The enrichment of the thermal and epithermal components of the beam and the corresponding formation of the flow must be performed using a Beam Shaping Assembly (BSA). The main goal of this work is the design of the BSA using the software package GEANT4, which will be useful for medical purposes, particularly for BNCT.
First, the BSA should be a composition of carefully selected moderators to reduce the neutron energy to the thermal/epithermal range. Second, for an effective treatment, it is necessary to use reflectors, collimators and shielding materials to have a proper focusing of the quasi-monochromatic neutron flux, which will also satisfy the IAEA’s criteria.
The therapeutic dose of 10B isotope is greater or equal than 20 µg per gram of tumor tissue or 109 of 10B per cell. At the same time, thermal/epithermal neutron flux must be high enough to be effectively captured by each 10B located inside of the cell, as the main goal of BNCT is to kill the tumor cell by cell.
Thermalization of neutrons could be done by using layers of different types of materials when each layer could be applied for neutrons in the exact energetic range. At the same time, the number of neutrons should not be low or non-applicable for BNCT.
Natural molybdenum with optimal thickness 20 cm, installed as the first layer of BSA, works as a multiplier. With (n, 2n) nuclear reactions, it is possible to decrease the energy of neutrons and at the same time get a higher amount of thermal/epithermal flux. Due to earlier studies , it may be admitted that molybdenum is an optimal material for multiplication of neutron yield and at the same time for thermalization on the base (n, xn) nuclear reactions.
Right after the nat Mo, there are installed 45-cm-thick iron and 45-cm-thick paraffin boric acid to decrease the energy of neutrons as much as possible. Iron is a suitable material to decrease the energy of neutrons down to 1 MeV, and the other important moderator is a mix of paraffin and boric acid to make the flux thermal/epithermal.
Moderators should be covered by the reflector to focus the beam. In this case, 20-cm-thick Pb is used as a reflector, which is known as one of the useful materials and widely used as an optimal one [16,17,18,19].
In this GEANT4 model, the whole BSA system was covered by thick concrete from sides. It was considered that the BSA should be installed in the wall, which will separate the room for patients from the rest of the experimental hall. The created BSA gives the possibility to achieve neutron flux, which is suitable with the International Atomic Energy Agency (IAEA) recommendations. Fig. 2 presents the energy distribution of neutrons when BSA consisted of 20-cm-thick Mo, 45-cm-thick Fe and 45-cm-thick paraffin boric acid. As a result of GEANT4 simulations, the registered neutron flux is around 0.968 × 109n/s/cm2 from 6.24 × 10 14 proton/s (when the current is 100 µA) and consisted of 69% epithermal neutrons, around 17% fast neutrons, and thermal neutrons amount is just 14%. Experimentally the results should be proven at A. Alikhanian National Science Laboratory, where the Cyclone 18/18 is installed. Compared with previous result , where the BSA consisted from 5-cm-thick Bi, 55-cm-thick Fe, 10-cm-thick Al, 5-cm-thick graphite and 10-cm-thick 7LiF as moderators and 10-cm-thick Pb as reflector surrounding the moderation system, the total flux was 0.96 × 106 n/s/cm2 from 6.24 × 1014proton/s and only 12% of neutrons were in the energetic range of up to 10 keV, while the rest were fast neutrons.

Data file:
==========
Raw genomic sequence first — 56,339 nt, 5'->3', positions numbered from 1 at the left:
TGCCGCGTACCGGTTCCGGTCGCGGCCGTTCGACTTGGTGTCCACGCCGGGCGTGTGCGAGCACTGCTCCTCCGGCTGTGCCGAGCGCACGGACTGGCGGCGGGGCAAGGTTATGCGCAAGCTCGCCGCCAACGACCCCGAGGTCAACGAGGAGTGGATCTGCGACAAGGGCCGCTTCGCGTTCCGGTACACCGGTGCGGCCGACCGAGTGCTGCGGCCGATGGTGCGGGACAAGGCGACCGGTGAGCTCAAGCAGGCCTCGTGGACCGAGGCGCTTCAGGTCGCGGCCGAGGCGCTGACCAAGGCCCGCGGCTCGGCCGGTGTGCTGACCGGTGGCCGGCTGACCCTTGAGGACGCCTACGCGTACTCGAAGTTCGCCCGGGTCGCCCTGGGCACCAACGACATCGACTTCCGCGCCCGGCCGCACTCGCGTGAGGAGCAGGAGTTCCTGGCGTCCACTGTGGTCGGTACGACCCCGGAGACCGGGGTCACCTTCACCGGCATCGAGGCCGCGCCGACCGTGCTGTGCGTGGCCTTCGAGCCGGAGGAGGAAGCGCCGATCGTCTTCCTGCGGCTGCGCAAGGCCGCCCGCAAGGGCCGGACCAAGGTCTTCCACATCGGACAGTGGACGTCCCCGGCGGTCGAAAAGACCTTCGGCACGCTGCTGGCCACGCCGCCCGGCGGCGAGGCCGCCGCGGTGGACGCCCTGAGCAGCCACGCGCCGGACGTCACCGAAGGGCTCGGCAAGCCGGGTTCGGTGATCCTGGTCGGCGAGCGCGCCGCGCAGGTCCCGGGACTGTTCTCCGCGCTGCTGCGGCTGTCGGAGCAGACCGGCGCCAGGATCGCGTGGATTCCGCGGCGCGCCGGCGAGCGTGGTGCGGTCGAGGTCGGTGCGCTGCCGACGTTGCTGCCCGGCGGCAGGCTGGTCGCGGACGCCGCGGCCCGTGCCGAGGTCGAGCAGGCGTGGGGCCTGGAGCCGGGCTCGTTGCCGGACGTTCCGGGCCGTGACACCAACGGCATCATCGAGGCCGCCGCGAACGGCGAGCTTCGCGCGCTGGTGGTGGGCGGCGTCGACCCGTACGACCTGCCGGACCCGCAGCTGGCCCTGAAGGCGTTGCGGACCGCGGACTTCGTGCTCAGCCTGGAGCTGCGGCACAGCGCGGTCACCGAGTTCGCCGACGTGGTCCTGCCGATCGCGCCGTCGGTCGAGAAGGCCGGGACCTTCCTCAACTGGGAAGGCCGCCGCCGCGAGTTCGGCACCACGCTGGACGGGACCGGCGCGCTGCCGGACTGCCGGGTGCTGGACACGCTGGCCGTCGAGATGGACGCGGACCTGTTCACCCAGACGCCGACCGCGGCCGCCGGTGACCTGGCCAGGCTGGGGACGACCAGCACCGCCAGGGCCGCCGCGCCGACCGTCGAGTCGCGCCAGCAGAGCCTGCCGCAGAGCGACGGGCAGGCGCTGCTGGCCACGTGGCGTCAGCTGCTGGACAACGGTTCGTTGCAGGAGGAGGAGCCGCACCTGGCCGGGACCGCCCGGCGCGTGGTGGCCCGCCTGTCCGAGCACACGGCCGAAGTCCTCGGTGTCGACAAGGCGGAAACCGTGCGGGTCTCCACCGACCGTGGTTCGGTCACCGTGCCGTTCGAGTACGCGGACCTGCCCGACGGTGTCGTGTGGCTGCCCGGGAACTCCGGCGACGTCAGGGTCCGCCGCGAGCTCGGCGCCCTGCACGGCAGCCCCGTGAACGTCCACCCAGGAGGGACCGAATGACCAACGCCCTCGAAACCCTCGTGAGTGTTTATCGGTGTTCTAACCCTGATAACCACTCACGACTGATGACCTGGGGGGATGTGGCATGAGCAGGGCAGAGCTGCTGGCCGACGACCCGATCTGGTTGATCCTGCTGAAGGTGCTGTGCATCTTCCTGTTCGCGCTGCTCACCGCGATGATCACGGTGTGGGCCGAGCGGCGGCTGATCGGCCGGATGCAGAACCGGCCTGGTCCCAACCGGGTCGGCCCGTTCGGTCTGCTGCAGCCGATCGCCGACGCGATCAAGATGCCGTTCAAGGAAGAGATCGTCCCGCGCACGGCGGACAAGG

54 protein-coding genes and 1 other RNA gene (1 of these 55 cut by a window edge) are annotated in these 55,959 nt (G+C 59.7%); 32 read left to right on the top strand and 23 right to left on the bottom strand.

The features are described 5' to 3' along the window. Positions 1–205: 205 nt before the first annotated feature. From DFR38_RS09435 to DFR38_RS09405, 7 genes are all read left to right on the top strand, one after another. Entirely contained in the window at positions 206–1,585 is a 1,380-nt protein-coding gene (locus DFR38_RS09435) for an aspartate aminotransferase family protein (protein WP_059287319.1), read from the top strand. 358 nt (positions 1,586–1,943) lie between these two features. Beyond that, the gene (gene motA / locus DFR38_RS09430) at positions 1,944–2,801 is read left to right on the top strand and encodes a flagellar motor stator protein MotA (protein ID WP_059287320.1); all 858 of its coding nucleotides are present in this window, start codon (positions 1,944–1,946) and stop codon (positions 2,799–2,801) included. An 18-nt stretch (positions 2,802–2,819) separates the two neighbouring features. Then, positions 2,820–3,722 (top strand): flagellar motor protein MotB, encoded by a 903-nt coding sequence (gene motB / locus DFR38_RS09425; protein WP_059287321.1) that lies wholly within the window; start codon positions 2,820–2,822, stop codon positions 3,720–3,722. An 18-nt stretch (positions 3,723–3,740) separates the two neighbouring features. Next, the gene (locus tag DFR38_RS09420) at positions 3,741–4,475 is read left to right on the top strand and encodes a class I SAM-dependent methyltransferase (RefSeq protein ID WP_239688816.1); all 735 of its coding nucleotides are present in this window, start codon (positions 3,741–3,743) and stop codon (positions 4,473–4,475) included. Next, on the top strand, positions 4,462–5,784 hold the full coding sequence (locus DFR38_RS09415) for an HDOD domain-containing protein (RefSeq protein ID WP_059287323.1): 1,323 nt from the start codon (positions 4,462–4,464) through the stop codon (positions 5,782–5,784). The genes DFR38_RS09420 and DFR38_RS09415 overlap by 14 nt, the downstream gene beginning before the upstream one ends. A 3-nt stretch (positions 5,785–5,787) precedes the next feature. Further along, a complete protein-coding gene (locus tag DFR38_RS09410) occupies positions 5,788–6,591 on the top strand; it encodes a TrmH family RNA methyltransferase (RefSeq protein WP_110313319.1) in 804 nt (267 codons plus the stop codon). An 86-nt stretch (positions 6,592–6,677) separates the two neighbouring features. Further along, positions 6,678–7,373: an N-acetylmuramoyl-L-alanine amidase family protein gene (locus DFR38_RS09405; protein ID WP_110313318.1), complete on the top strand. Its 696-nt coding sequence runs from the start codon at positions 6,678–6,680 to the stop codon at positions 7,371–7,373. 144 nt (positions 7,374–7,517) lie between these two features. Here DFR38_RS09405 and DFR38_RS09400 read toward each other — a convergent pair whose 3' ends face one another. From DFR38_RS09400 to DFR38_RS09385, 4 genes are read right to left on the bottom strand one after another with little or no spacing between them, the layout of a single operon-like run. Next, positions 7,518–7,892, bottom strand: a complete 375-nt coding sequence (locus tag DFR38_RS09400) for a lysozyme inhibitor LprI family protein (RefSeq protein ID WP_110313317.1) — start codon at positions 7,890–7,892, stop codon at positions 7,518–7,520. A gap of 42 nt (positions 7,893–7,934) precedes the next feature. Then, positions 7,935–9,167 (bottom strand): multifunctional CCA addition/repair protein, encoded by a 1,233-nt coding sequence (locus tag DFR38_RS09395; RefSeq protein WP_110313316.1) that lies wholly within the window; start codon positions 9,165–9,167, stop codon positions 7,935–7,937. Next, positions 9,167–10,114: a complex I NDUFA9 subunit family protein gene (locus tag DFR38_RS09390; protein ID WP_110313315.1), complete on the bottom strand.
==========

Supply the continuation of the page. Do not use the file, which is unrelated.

To apply neutron flux for medical purposes or for BNCT, there is a necessity to study epithermal neutrons with energies up to 10 keV, which loses energy because of tissue penetration and becomes thermalized . Fig. 3a, b presents the aforementioned energetic range neutrons, which was possible to achieve by using BSA consisted from 20-cm-thick Mo neutron multiplier, 45 cm Fe and 45 cm paraffin boric acid as moderators, and 20-cm-thick Pb as reflector/collimator (Fig. 4).
Because of the application for medical purposes, the total dose includes not only the influence of neutrons, but also gamma rays. Fig. 5a presents energy distribution of gamma rays, and almost 99.4% of gammas have energies up to 6 MeV. It is known that even 6 MeV monochromatic gamma ray flux is useful for radiotherapy [21,22,23].
The statistical error for the registered gamma rays from 7 to 9 MeV increased from 22 to 100%. In this case, 0.6% of gamma rays, which are in the aforementioned energetic region, can be even less. Nevertheless, the estimation of gamma rays influence and its contribution on the total dose should be done in greater detail in the future, but as a result of simulations the registered flux is 1.083 × 1010 gamma/s/cm2 from the highest possible proton current, which is 100 µA or around 6.24 × 1014 proton/s. It is important to take into account the focusing of gamma rays as well. Figure 5b is the angular distribution, which shows that gamma flux is mainly focused on the central part of the surface of the register/detector. The aforementioned fact and the appropriate figure also show that the reflector of a BSA focuses not only neutrons but gamma rays too. In the case of BNCT, the impact of gamma rays and fast neutrons should be suppressed. It is worth to be mentioned that the capturing process of neutrons by boron nucleus usually followed by 0.478 MeV gamma rays, which should be detected, for example by SPECT. Due to the existence of gamma rays emitted from the target, as well as, from other components of the BSA, it will make technical difficulties and impede the detection of gamma rays from the capturing process. It is known that Pb is one of the widely used gamma ray filters [24,25,26], but its influence on epithermal neutrons and on the final quality of the neutron beam should be estimated only after deeply detailed investigations.